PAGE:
|Publication number||US4846621 A|
|Application number||US 07/133,122|
|Publication date||Jul 11, 1989|
|Filing date||Dec 14, 1987|
|Priority date||Dec 14, 1987|
|Publication number||07133122, 133122, US 4846621 A, US 4846621A, US-A-4846621, US4846621 A, US4846621A|
|Inventors||Arthur J. Warsaw|
|Original Assignee||Warsaw Arthur J|
|Export Citation||BiBTeX, EndNote, RefMan|
|Patent Citations (10), Referenced by (48), Classifications (12), Legal Events (3)|
|External Links: USPTO, USPTO Assignment, Espacenet|
This invention relates generally to apparatus for transporting grain and is particularly directed to a grain cart having an improved auger arrangement for removing grain from the cart.
A grain cart is typically used in combination with a combine in the harvesting of grain for temporarily storing the harvested grain. In most cases, the grain cart is drawn by a tractor alongside the combine and receives the grain harvested by and discharged from the combine for later deposit in a truck for transport to a grain elevator. The use of the grain cart with the operating combine in an "on-the-go" manner eliminates combine downloading time and thus represents more efficient use of the combine. This is particularly important from an economic standpoint for a combine owner who travels from farm to farm during harvest season and attempts to operate his expensive combine on an almost round the clock basis for extended periods.
It is also important that the grain cart provide as large a grain capacity as possible to minimize interruptions for off loading of the grain onto a truck. However, grain cart size is limited by practical considerations such as the size of the tractor pulling the cart and the condition of the fields in which the cart operates including such factors as wetness, surface irregularities, and slope. The grain cart typically includes a self-contained discharge unit such as a multi-section auger which allows for transfer of grain stored therein to a truck as the cart is being pulled by a tractor. This eliminates harvesting interruptions to transfer the grain from the cart to a truck. A first, lower section of the auger is typically rigidly mounted within a lower portion of the cart, while a second, upper auger section is mounted to an upper, outer wall of the cart and may be pivoted between a first storage position and a second extended, use position wherein the two sections are, in general, linearly aligned. In both orientations, the upper auger section extends outward from a lateral wall of the cart. With most state traffic laws restricting the width of unescorted vehicles to 12 feet or less, extension of the cart's auger beyond one of its lateral walls imposes a restriction on cart width and limits its grain storage capacity. A primary objective in grain cart design is thus to maximize its storage capacity within strict size limits.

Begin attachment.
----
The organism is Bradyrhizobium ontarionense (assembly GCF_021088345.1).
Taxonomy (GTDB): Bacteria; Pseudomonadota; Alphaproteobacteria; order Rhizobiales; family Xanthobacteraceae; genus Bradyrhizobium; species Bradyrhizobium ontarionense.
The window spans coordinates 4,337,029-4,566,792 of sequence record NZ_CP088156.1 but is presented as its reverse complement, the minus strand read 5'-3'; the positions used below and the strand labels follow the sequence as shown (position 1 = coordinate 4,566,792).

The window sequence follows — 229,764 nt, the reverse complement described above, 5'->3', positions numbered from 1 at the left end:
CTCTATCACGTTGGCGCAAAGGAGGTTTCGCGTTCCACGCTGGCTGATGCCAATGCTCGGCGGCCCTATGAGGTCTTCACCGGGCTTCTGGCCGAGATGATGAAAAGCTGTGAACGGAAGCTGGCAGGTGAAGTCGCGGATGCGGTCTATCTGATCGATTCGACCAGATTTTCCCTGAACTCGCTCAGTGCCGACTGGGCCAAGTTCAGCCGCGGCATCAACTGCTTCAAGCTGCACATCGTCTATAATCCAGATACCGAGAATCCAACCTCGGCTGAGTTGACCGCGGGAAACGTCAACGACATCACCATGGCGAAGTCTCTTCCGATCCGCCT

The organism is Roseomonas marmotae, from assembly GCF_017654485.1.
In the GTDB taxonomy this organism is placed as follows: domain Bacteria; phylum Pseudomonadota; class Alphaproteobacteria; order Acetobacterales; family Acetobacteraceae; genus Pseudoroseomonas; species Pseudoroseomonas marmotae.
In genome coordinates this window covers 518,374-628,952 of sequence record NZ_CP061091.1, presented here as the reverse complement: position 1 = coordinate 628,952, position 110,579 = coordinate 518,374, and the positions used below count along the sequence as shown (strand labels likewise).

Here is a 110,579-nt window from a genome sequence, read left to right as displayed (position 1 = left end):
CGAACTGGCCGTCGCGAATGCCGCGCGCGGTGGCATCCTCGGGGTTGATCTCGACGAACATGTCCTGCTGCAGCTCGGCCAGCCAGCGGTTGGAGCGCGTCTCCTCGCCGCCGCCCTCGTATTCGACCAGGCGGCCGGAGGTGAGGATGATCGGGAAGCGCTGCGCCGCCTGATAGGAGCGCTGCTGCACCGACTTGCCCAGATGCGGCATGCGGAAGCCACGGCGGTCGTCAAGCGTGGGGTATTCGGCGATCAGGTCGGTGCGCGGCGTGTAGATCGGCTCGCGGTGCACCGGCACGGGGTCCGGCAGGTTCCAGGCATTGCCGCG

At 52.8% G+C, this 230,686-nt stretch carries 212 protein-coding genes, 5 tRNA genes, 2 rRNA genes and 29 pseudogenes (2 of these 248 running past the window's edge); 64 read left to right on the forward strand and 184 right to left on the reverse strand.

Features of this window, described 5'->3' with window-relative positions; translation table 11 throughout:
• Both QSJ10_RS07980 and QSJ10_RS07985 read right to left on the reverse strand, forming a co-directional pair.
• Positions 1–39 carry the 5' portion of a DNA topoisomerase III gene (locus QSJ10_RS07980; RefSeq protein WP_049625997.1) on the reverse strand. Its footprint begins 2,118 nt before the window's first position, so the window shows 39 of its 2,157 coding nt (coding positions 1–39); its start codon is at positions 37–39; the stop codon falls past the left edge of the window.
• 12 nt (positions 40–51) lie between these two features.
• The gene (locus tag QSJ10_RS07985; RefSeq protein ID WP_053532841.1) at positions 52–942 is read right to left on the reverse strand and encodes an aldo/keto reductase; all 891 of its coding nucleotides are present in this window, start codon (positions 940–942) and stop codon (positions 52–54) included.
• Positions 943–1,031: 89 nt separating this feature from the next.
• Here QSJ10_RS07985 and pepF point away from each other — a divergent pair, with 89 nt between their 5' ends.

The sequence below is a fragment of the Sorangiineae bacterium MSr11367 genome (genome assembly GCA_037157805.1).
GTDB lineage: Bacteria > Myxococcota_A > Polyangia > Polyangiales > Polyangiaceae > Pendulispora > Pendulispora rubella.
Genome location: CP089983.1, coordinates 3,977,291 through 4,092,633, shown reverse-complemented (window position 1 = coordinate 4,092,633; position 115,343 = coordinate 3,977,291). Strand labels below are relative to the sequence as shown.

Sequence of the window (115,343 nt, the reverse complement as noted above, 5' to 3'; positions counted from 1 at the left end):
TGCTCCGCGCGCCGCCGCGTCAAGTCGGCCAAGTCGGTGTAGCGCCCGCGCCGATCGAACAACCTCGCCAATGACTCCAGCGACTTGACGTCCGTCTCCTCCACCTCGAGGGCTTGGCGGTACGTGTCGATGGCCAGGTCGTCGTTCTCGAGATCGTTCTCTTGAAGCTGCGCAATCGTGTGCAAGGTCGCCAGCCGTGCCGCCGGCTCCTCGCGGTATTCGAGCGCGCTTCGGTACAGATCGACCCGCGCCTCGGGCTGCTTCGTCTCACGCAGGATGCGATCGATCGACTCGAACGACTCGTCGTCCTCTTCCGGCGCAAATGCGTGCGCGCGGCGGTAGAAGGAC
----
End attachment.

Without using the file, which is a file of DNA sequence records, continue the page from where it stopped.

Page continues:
Prior art grain carts have also suffered from grain loss due to the manner in which the cart's movable auge assembly is installed in the cart. For example, with the upper, movable auger section mounted to an upper portion of a lateral wall of the cart, movement of the upper auger section from the stored to the extended position frequently results in loss of grain from the cart from an area immediately adjacent to where the upper auger section is mounted to the cart. Prior art grain carts have also not provided for retaining grain in a cart which has been filled to capacity during off loading of the grain from the cart. Prior art attempts to thus confine the grain have typically made use flexible partitions, such as comprised of rubber, positioned adjacent to the proximal end of the upper auger section where it is mounted to the cart. However, these flexible partitions are subject to wear and damage and are thus in need of frequent repair or replacement. In addition, a mechanical or hydraulic locking arrangement is typically required to maintain the movable upper auger section in both the retracted and extended positions in order to prevent extension of the auger when loading the cart and to stabilize the auger during discharge of the grain from the cart. These requirements, of course, increase the cost and complexity of the auger installation and frequently result in grain cart downtime when either locking mechanism is damaged or inoperable.